The world held its breath as conflict erupted between North and South Korea; Ireland braced itself for civil unrest as its government imposed a crushing austerity budget; British students and school six formers took to streets and occupied universities over tuition fees. And Holyrood spent the afternoon rowing over the unspent cost of collecting a tax, the SVR, that no one intends to raise and is about to be abolished. Cover up? Abuse of power? Grow up.
There is a strand of infantilism in the Scottish parliament which occasionally causes MSPs to get things out of proportion. Henry McLeish’s resignation as First Minister in 2000 over subletting his constituency office when he was an MP in Westminster, was a case in point. MSPs get so wound up by petty squabbles that they lose all sight of the big picture, or even the little picture, or even the thumbnail print. Really, the SVR is such a silly issue that I can hardly bring myself to pontificate about it. “The greatest act of political sabotage since devolution”, according to Andy Kerr. Get a life.
The Scottish parliament’s tax powers have not been “abandoned” or “abolished” or “taken away”. The Scotland Act has not been repealed. The Scottish government merely took the decision that it wasn’t worth spending £7m to upgrade the machinery for collecting the SVR or Tartan Tax since there was no foreseeable prospect of it being used. The SNP’s own election manifesto in 2007 specifically ruled out using the tax as did everyone else’s, apart from the Scottish Greens.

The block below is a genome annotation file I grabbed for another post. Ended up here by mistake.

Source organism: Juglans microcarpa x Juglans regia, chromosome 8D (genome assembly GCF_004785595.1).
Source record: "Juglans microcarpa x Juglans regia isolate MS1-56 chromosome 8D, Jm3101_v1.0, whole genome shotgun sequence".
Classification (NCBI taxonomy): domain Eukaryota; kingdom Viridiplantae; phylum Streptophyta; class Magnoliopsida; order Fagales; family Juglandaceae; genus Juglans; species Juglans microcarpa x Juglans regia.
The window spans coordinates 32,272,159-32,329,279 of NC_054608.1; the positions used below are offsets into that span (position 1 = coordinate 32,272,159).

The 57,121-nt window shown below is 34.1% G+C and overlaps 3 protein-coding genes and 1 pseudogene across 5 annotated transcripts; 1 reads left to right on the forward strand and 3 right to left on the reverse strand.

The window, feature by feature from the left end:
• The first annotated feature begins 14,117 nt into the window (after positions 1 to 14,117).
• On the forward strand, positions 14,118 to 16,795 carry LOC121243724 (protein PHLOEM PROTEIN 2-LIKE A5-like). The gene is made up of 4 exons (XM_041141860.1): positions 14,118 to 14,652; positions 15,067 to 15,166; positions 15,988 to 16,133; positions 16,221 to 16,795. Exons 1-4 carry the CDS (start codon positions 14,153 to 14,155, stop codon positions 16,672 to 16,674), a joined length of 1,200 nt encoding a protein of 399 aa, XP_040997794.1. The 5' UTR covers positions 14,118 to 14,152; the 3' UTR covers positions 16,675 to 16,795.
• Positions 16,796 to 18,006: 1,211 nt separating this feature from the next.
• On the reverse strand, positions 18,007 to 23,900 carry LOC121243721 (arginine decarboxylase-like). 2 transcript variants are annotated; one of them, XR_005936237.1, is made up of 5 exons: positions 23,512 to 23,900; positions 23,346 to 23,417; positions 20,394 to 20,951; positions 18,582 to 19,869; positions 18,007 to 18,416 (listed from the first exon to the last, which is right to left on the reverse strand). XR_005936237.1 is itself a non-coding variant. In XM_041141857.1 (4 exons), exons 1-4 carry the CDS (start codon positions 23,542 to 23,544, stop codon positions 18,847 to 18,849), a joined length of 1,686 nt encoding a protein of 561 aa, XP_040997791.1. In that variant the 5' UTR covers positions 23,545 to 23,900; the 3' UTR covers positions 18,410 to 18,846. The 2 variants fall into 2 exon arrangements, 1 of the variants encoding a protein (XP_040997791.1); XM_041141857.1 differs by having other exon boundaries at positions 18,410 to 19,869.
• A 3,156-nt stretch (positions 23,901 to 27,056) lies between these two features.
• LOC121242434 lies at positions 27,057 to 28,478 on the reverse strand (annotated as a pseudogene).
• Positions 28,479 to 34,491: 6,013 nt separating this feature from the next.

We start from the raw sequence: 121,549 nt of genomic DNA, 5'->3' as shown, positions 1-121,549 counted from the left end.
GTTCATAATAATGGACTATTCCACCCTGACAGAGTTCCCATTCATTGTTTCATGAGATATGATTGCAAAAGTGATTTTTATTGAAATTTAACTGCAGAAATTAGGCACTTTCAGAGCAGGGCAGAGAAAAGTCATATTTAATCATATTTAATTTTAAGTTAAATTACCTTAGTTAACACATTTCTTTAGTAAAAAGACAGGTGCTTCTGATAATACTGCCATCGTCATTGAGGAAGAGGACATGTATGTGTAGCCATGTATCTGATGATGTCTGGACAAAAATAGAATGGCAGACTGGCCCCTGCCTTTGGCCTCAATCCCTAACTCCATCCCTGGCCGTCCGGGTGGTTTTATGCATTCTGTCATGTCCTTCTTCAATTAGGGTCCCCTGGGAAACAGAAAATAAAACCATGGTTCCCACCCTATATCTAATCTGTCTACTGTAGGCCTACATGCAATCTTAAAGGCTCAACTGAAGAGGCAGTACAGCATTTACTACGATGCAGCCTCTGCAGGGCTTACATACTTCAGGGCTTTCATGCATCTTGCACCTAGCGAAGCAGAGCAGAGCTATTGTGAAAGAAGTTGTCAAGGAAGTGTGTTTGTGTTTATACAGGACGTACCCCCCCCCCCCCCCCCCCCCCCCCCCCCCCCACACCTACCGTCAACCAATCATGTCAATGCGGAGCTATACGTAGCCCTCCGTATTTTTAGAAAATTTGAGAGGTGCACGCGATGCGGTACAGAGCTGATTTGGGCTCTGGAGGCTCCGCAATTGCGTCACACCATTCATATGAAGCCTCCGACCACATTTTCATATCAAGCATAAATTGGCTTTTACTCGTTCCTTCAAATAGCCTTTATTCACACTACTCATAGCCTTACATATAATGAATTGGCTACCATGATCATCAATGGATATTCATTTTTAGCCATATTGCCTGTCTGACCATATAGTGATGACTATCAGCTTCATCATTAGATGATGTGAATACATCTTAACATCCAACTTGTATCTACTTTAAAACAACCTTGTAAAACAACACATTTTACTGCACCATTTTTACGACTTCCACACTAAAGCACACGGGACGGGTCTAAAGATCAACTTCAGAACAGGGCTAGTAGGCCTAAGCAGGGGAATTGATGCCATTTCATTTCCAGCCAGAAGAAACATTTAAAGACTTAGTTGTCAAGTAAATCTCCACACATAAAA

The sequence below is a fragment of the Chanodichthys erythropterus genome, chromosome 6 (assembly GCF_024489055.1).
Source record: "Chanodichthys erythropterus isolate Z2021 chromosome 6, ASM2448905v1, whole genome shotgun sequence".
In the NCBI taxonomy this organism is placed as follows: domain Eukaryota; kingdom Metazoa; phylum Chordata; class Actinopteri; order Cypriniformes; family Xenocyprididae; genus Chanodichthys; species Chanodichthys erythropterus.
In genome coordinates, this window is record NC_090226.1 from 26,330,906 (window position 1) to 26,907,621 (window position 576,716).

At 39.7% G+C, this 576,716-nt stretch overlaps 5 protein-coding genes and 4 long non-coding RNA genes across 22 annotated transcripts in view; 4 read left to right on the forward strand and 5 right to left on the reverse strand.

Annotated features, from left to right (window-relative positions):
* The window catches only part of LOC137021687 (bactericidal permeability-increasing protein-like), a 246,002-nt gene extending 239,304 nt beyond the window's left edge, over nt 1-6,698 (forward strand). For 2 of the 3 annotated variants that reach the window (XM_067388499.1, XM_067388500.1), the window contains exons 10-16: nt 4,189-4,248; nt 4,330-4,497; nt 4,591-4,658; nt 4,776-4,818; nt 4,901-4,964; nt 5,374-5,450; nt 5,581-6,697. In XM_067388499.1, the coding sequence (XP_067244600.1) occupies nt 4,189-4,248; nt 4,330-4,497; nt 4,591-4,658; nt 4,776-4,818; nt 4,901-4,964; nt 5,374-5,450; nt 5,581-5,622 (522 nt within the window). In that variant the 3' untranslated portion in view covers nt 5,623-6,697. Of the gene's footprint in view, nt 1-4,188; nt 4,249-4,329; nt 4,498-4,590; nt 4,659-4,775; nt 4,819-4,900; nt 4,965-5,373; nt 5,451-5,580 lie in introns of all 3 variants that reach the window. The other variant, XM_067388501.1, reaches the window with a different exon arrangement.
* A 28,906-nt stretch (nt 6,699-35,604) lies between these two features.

Yesterday, John Swinney give a pretty comprehensive apology for failing to inform parliament of this before now – as well he mighty since, technically, this could prevent an incoming government to levy the tax until 2013. Swinney ate his humble pie like a man. But the Labour leader Iain Gray’s claim of a “deliberate, secret disempowerment of this parliament” was risible. Especially after it emerged that the Labour had mothballed the Tartan Tax in much the same way in 2000.
Why didn’t Swinney tell parliament? All he needed to do was drop a line into a budget debate saying that he didn’t think it was worth blowing the annual cost of 275 nurses on a dodgy IT project. Probably human error, no one thought it through, too much going on. Perhaps also the omission arose from a subliminal reluctance to raise the issue of tax at all. A refusal to face up to reality of the Scottish parliament’s existing tax powers, while arguing so vehemently for new ones.
For the real question, which wasn’t of course raised yesterday, is precisely why in the current financial crisis, no party apart from the Greens is even considering using the SVR to raise revenue for threatened services. The Scottish Variable Rate could raise around a billion pounds for the Scottish government. A penny or so would meet the cost of free personal care. Another penny would fill the hole left by the introduction of tuition fees south of the border. But the SVR remains the great unmentionable – a toxic tax. Mr Swinney, is not alone in his selective amnesia. Labour have been proposing an increase in council tax to maintain local services and have called for cuts in the NHS. What they haven’t done is look at the most direct way of raising revenue: though the SVR.